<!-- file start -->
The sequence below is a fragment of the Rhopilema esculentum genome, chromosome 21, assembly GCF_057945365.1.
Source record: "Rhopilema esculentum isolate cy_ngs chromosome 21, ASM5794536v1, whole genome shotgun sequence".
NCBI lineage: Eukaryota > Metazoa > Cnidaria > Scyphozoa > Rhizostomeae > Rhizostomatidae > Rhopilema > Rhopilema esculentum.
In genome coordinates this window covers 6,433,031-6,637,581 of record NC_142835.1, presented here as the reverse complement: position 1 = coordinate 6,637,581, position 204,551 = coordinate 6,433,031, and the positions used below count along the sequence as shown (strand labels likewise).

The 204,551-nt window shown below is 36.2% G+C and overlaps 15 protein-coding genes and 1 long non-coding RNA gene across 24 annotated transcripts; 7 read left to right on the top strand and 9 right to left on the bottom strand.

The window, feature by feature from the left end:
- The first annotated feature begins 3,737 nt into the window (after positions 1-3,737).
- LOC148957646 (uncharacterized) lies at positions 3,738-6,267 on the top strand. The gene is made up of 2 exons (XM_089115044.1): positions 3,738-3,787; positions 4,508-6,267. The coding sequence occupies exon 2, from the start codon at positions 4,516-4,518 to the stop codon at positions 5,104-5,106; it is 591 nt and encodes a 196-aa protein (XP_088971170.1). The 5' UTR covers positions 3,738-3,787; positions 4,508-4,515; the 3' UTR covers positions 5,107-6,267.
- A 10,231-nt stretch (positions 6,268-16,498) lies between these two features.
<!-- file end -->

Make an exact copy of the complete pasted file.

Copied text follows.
The sequence below is a fragment of the Rhopilema esculentum genome, chromosome 21, assembly GCF_057945365.1.
Source record: "Rhopilema esculentum isolate cy_ngs chromosome 21, ASM5794536v1, whole genome shotgun sequence".
NCBI lineage: Eukaryota > Metazoa > Cnidaria > Scyphozoa > Rhizostomeae > Rhizostomatidae > Rhopilema > Rhopilema esculentum.
In genome coordinates this window covers 6,433,031-6,637,581 of record NC_142835.1, presented here as the reverse complement: position 1 = coordinate 6,637,581, position 204,551 = coordinate 6,433,031, and the positions used below count along the sequence as shown (strand labels likewise).

The 204,551-nt window shown below is 36.2% G+C and overlaps 15 protein-coding genes and 1 long non-coding RNA gene across 24 annotated transcripts; 7 read left to right on the top strand and 9 right to left on the bottom strand.

The window, feature by feature from the left end:
- The first annotated feature begins 3,737 nt into the window (after positions 1-3,737).
- LOC148957646 (uncharacterized) lies at positions 3,738-6,267 on the top strand. The gene is made up of 2 exons (XM_089115044.1): positions 3,738-3,787; positions 4,508-6,267. The coding sequence occupies exon 2, from the start codon at positions 4,516-4,518 to the stop codon at positions 5,104-5,106; it is 591 nt and encodes a 196-aa protein (XP_088971170.1). The 5' UTR covers positions 3,738-3,787; positions 4,508-4,515; the 3' UTR covers positions 5,107-6,267.
- A 10,231-nt stretch (positions 6,268-16,498) lies between these two features.